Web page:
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Antonov An-32 (Cline)

Tactical Military Transport

The Antonov An-32 Cline was an improvement over the existing An-26 Curl twin-engine transport aircraft.
Authored By: Staff Writer | Last Edited: 8/6/2019
The Antonov An-32 (NATO reporting name of "Cline") was developed as an improved version of the An-26 ("Curl") twin-engine transport. The An-32 introduced more powerful engines for better "hot-and-high" performance, allowing it to work in rougher conditions than the original An-26 was designed to operate in. The An-26 debuted in 1969 and went on to have a very lengthy service career, one that still continues today, while the An-32 followed in 1976 and has also managed to stay relevant with many world air powers today. First flight was on July 9th, 1976 and production has totaled 361 units - a far cry from the An-26's 1,400 units.

For simplicity, the An-32 retained the same general appearance of the An-26 and it was mostly internally that the new model line earned its own designation and subsequent reputation. The new engines increased performance, particularly for those customers requiring a transport aircraft for operations in tropical and high-altitude environments and this then led to its procurement by many customers in North Africa, the Middle East, and Asia including India, Iraq, and Sri Lanka among others.

The An-32 receives part of its short take-off and landing qualities from its high-mounted wings. The engines are mounted on top of the wings as opposed to under, allowing for complete clearance by ground personnel when working about the aircraft. The high placement of the engines also allows a large-diameter propeller blade to be fitted which helps to generate more thrust. Power is from 2 x ZMKB Progress AI-20DM turboprop engines generating approximately 5,100 horsepower each. From the this base design, several variants have emerged and these feature increased Maximum Take-Off Weights (MTOWs), improved avionics and other systems, and altogether different engine installations. The aircraft's maximum payload capacity was approximately 7.5 tons with cargo entry/exit accomplished from a powered rear-loading ramp under the tail unit. A standard crew is four to include two pilots, a flight engineer and loadmaster. Performance specifications include a maximum speed of 330 miles per hour, a cruise speed of 292 miles per hour and a range out to 1,555 miles. Its listed service ceiling is 31,165 feet.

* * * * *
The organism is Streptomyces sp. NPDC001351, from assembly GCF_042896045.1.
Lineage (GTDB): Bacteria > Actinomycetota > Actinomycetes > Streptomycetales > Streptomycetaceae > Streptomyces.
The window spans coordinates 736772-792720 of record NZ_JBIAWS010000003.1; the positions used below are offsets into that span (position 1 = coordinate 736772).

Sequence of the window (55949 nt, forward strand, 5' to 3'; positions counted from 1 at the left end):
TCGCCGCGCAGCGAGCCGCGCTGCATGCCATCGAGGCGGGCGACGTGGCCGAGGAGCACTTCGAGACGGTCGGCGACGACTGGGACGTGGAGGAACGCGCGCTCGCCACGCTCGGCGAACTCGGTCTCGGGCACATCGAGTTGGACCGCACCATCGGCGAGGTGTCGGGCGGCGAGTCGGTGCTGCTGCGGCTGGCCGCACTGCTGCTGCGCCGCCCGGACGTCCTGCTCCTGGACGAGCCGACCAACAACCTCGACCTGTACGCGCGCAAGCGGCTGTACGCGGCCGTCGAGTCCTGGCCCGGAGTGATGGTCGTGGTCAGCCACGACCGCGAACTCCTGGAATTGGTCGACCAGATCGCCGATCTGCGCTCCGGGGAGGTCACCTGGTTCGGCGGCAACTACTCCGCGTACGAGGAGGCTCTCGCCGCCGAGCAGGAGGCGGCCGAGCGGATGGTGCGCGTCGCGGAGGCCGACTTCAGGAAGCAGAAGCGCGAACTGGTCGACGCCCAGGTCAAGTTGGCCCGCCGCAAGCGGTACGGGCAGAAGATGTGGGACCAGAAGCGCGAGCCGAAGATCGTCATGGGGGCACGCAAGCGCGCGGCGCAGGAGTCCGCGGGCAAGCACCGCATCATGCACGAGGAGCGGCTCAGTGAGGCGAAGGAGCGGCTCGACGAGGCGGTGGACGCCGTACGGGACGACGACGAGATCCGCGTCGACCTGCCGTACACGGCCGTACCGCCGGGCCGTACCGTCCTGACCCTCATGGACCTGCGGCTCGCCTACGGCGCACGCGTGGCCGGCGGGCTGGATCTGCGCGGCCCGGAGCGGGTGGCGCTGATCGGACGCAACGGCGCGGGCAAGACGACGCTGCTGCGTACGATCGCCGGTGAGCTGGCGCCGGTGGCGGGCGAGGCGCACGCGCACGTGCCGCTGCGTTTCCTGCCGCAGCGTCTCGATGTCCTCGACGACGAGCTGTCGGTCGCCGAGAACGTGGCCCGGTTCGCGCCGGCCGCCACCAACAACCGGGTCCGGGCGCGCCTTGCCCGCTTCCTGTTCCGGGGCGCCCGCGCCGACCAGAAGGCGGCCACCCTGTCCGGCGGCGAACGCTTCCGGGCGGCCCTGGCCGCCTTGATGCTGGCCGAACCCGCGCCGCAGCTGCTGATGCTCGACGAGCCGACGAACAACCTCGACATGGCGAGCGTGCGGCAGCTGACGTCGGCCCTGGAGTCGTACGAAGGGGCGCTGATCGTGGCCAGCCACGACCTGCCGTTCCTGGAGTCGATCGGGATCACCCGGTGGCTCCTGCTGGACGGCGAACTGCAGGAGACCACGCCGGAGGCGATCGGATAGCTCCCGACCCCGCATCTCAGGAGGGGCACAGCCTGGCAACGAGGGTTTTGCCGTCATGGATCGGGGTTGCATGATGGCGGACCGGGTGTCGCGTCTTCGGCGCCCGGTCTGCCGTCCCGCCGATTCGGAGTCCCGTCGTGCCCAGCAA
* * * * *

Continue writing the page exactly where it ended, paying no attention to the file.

Variants began with the original An-32 mark. The An-32A was a civilian market version of which 36 were manufactured. The An-32B was an improved An-32 mark and the An-32B-100 followed as a modernized form of that mark. The An-32B-110 introduced a new avionics package and reduced crew workload. The An-32B-120 was similar and outfitted with Western avionics for discerning customers. The An-32B-300 was given Western Allison AE200D turboprops of 4,600 horsepower each, again to reach a broader market audience. The An-32RE is the modernized form of the B-model series. The An-32LL served as a flying laboratory outfitted with various equipment options to suit the role. The An-32MP became and over-water patrol platform with its own equipment set. A firefighting version emerged as the An-32P. A basic cargo mark became the An-32V-200.


Active, In-Service
[ 361 Units ] :
Antonov OKB - Soviet Union
National flag of Afghanistan National flag of Angola National flag of Armenia National flag of Bangladesh National flag of Colombia National flag of Croatia National flag of Cuba National flag of Ethiopia National flag of India National flag of Iraq National flag of Ivory Coast National flag of Jordan National flag of Libya National flag of Mexico National flag of Mongolia National flag of Peru National flag of Rwanda National flag of Sri Lanka National flag of Sudan National flag of Tanzania National flag of Ukraine Afghanistan; Angola; Armenia; Bangladesh; Colombia; Croatia; Cuba; Equatorial Guinea; Ethiopia; India; Iraq; Ivory Coast; Jordan; Libya; Mexico; Mongolia; Peru; Rwanda; Sri Lanka; Sudan; Tanzania; Ukraine
- Transport
78.02 ft (23.78 m)
95.80 ft (29.2 m)
28.71 ft (8.75 m)
(Showcased structural dimension values pertain to the Antonov An-32 (Cline) production model)
Empty Weight:
37,038 lb (16,800 kg)
59,525 lb (27,000 kg)
(Diff: +22,487lb)
(Showcased weight values pertain to the Antonov An-32 (Cline) production model)
2 x ZMKB Progress AI-20DM turboprop engines developing 5,112 horsepower each driving four-bladed propeller units.
(Showcased powerplant information pertains to the Antonov An-32 (Cline) production model)
Maximum Speed:
329 mph (530 kph; 286 kts)
Service Ceiling:
31,168 feet (9,500 m; 5.9 miles)
Maximum Range:
1,553 miles (2,500 km; 1,350 nm)
(Showcased performance values pertain to the Antonov An-32 (Cline) production model; Compare this aircraft entry against any other in our database)
None typically though some operators have outfitted these transports with conventional drop bomb racks for combat.
(Showcased armament details pertain to the Antonov An-32 (Cline) production model)
An-32 - Base Series Production Model Designation
An-32A - Civilian Market Variant
An-32B - Improved An-32; Increased Take-Off Weight
An-32B-100 - Modernized An-32; upgraded engines with 6-bladed propeller systems.
An-32B-110 - Upgraded avionics suite
An-32B-120 - An-32B-110 with Western avionics
An-32B-300 - Outfitted with 2 x Allison AE2100D turboprop engines of 4,600 horsepower each.
An-32RE - Modernized An-32B variant
An-32LL - Flying Laboratory
An-32MP - Maritime Patrol Platform
An-32P - Firefighting Platform
An-32V-200 - Cargo version; upgraded engines with 6-bladed propeller systems; upgraded avionics; based on An-32B-100 model.

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